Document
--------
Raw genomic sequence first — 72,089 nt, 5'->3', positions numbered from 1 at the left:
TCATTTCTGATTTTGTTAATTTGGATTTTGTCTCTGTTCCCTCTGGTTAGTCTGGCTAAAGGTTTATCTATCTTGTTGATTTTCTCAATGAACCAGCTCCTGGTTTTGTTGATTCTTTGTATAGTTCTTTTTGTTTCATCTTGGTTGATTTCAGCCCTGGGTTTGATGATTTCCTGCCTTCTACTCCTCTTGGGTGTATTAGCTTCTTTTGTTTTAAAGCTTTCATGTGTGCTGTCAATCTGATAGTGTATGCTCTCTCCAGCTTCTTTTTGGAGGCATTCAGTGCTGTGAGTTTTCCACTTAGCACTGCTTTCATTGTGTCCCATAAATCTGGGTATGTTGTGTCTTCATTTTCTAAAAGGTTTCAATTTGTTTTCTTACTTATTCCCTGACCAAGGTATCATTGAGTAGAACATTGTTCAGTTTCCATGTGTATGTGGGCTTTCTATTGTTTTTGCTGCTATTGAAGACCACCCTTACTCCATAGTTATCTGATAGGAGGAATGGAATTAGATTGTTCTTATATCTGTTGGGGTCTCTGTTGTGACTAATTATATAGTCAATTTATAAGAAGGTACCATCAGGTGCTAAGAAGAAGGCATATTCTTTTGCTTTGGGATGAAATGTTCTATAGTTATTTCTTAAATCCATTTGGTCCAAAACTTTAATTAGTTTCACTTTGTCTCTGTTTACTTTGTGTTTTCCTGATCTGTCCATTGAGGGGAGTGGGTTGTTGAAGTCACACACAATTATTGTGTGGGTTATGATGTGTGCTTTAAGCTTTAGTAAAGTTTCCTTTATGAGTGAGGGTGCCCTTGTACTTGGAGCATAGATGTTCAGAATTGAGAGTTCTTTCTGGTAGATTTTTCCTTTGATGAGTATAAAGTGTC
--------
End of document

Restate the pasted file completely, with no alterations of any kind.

Raw genomic sequence first — 72,089 nt, 5'->3', positions numbered from 1 at the left:
TCATTTCTGATTTTGTTAATTTGGATTTTGTCTCTGTTCCCTCTGGTTAGTCTGGCTAAAGGTTTATCTATCTTGTTGATTTTCTCAATGAACCAGCTCCTGGTTTTGTTGATTCTTTGTATAGTTCTTTTTGTTTCATCTTGGTTGATTTCAGCCCTGGGTTTGATGATTTCCTGCCTTCTACTCCTCTTGGGTGTATTAGCTTCTTTTGTTTTAAAGCTTTCATGTGTGCTGTCAATCTGATAGTGTATGCTCTCTCCAGCTTCTTTTTGGAGGCATTCAGTGCTGTGAGTTTTCCACTTAGCACTGCTTTCATTGTGTCCCATAAATCTGGGTATGTTGTGTCTTCATTTTCTAAAAGGTTTCAATTTGTTTTCTTACTTATTCCCTGACCAAGGTATCATTGAGTAGAACATTGTTCAGTTTCCATGTGTATGTGGGCTTTCTATTGTTTTTGCTGCTATTGAAGACCACCCTTACTCCATAGTTATCTGATAGGAGGAATGGAATTAGATTGTTCTTATATCTGTTGGGGTCTCTGTTGTGACTAATTATATAGTCAATTTATAAGAAGGTACCATCAGGTGCTAAGAAGAAGGCATATTCTTTTGCTTTGGGATGAAATGTTCTATAGTTATTTCTTAAATCCATTTGGTCCAAAACTTTAATTAGTTTCACTTTGTCTCTGTTTACTTTGTGTTTTCCTGATCTGTCCATTGAGGGGAGTGGGTTGTTGAAGTCACACACAATTATTGTGTGGGTTATGATGTGTGCTTTAAGCTTTAGTAAAGTTTCCTTTATGAGTGAGGGTGCCCTTGTACTTGGAGCATAGATGTTCAGAATTGAGAGTTCTTTCTGGTAGATTTTTCCTTTGATGAGTATAAAGTGTC